Bon Jovi's Richie Sambora Is the Latest Victory for Merck Mercuriadis - Rolling Stone
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Bon Jovi’s Richie Sambora Is the Latest Victory for Merck Mercuriadis

Sambora joins the likes of Tom DeLonge and the Dream in selling to Mercuriadis and his investment company, Hipgnosis Songs Fund

Richie Sambora of Bon Jovi performs in Los Angeles, California.

Richie Sambora of Bon Jovi performs in Los Angeles.

Alberto E. Rodriguez/Getty Images for Global Philanthropy Group

Richie Sambora is selling the rights to his nearly 200-song catalog to song-acquisition investment company Hipgnosis Songs Fund, Hipgnosis announced on Monday.

Financial details between the company and the former Bon Jovi guitarist weren’t specified, but given Merck Mercuriadisreputation to overpay for his acquisitions and the number of hits Sambora co-wrote, it’s safe to assume Sambora is walking away with a hefty paycheck. Still, the real winner here is music-manager-turned-investor Mercuriadis, who just added “Livin’ on a Prayer,” “You Give Love a Bad Name,” and “Wanted Dead or Alive” to an already extensive list of hits he’s acquired since his company, Hipgnosis, hit the London Stock Exchange in 2018.

In uncertain times such as this you are reminded of the power of great songs and great music, and amongst the greatest set of songs of the last 35 years are the incomparable songs Richie Sambora co-wrote for Bon Jovi and other great artists,” Mercuriadis said in a statement. 

Hipgnosis puts a financial valuation on songs’ potential long-term royalties. As the music industry ushered in a new era focused around streaming rather than physical sales and digital downloads, artists and songwriters have faced more questions about their revenues. When songwriters agree to sell to companies like Hipgnosis, they agree to a more immediate payout rather than rolling the dice on future royalties on their own. Song-acquisition companies take on that bet; the bigger the song, the more likely the returns.

A quick look through Mercuriadis’ shopping spree shows a clear reasoning to his acquisitions: He wants big, timeless hits with intellectual property he can leverage beyond streaming to other mass media. And with prominent features in every drunken karaoke night as well as a slate of video games, TV shows, and movies, Sambora’s co-written Bon Jovi tunes fit that bill. The songs are still, of course, popular for traditional listening, too. Bon Jovi is one of the top-selling rock bands of all time. The single “Wanted Dead Or Alive” went quadruple platinum back in February 2015, according to the Recording Industry Association of America, and “It’s My Life” went double platinum a few months later. Bon Jovi remain one of the mainstays of classic-rock radio, and as of publication the band had more than 15 million monthly listeners on Spotify.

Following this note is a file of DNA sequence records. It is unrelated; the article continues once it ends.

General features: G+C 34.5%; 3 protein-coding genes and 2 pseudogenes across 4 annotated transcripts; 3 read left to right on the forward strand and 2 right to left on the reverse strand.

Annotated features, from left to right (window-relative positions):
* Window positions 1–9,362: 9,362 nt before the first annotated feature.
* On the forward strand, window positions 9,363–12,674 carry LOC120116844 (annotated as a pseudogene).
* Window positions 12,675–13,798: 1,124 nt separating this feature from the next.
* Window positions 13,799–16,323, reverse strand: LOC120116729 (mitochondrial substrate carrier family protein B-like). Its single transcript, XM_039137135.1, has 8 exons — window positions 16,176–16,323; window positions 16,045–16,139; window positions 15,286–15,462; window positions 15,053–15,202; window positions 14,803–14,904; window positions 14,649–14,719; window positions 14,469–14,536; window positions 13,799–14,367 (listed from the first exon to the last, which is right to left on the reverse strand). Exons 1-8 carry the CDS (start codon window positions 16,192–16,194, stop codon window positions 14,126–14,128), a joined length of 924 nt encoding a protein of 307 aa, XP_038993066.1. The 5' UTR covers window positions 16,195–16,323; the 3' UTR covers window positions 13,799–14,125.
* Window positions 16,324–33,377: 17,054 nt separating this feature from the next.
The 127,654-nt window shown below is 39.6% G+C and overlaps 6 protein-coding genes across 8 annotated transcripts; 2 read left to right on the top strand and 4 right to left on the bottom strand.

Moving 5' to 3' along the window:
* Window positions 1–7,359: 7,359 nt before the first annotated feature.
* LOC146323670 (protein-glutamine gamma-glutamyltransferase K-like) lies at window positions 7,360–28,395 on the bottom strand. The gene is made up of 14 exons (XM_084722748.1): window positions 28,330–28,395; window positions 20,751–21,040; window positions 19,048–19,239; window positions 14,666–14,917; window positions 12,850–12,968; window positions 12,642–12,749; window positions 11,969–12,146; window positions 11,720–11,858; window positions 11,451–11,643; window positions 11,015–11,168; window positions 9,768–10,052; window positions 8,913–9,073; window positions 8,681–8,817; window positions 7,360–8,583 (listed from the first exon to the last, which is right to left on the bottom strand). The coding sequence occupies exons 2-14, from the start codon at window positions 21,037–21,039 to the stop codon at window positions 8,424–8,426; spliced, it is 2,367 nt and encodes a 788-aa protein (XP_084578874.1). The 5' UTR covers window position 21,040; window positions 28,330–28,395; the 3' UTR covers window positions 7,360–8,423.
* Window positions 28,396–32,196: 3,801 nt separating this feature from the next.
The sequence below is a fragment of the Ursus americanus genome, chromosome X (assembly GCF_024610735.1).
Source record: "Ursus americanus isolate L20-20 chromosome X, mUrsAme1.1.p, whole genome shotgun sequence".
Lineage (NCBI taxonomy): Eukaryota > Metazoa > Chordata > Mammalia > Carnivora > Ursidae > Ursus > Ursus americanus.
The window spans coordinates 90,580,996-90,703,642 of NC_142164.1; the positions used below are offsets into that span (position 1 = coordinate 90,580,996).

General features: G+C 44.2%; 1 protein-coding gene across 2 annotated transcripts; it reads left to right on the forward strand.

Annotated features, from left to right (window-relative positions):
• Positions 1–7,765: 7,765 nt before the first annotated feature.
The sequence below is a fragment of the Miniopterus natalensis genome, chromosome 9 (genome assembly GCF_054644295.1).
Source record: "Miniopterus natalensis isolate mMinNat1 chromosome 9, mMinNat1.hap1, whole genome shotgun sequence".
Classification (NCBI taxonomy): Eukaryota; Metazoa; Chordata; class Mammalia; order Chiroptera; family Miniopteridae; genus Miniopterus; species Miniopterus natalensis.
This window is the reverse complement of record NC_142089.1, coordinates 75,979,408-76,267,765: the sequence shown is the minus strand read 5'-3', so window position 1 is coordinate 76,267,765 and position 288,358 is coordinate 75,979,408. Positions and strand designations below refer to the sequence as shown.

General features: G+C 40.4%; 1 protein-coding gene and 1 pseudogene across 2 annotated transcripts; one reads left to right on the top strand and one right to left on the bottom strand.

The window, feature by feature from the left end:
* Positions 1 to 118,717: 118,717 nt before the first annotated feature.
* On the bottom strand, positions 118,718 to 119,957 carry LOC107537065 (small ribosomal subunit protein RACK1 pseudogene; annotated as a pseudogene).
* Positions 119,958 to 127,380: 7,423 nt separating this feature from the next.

Sambora left the group in 2013, but performed with the band for its Rock & Roll Hall of Fame induction in 2018. He and Jon Bon Jovi were inducted into the Songwriters Hall of Fame in 2009.

Sambora’s catalog is the highest-profile purchase in Hipgnosis’s already busy 2020. In January, Mercuriadis and Co. bought catalogs from songwriter Ammar Malik and producer Emile Haynie, who have writing credits on major hit songs including “Moves Like Jagger” and “Payphone” by Maroon 5, and “Runaway” by Kanye West. Hipgnosis also bought out the copyrights on Blink 182 co-founder Tom DeLonge’s catalog, getting access to “All the Small Things” and “What’s My Age Again?,” among others.

“These songs are very important to me and I feel very strongly that Merck is the only person I could have entrusted my babies to,” Sambora said in a statement. “I believe the work he is doing that has transformed the way that the world looks at the power of great songs and the songwriting community is very special.”

Mercuriadis has an army of songs in a time when catalog acquisition is on the up and up. And if industry chatter is any indicator, Mercuriadis’ catalog will only continue to grow. According to Hipgnosis’ most recent public filing, which cut off at September 2019, the company’s portfolio consisted of 11,225 songs. As Hipgnosis keeps buying up, the music industry will no doubt keep an observant eye on the success of its long-term catalog-ownership play — especially in a time of economic free-fall due to the ongoing coronavirus crisis.

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